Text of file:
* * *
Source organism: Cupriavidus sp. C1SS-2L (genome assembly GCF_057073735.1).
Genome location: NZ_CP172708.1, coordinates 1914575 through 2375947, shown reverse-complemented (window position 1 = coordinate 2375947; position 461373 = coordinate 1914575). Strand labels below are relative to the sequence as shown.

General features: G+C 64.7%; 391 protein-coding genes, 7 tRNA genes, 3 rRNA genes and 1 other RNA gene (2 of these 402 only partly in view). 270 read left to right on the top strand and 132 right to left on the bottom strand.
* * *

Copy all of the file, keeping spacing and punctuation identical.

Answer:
Source organism: Cupriavidus sp. C1SS-2L (genome assembly GCF_057073735.1).
Genome location: NZ_CP172708.1, coordinates 1914575 through 2375947, shown reverse-complemented (window position 1 = coordinate 2375947; position 461373 = coordinate 1914575). Strand labels below are relative to the sequence as shown.

General features: G+C 64.7%; 391 protein-coding genes, 7 tRNA genes, 3 rRNA genes and 1 other RNA gene (2 of these 402 only partly in view). 270 read left to right on the top strand and 132 right to left on the bottom strand.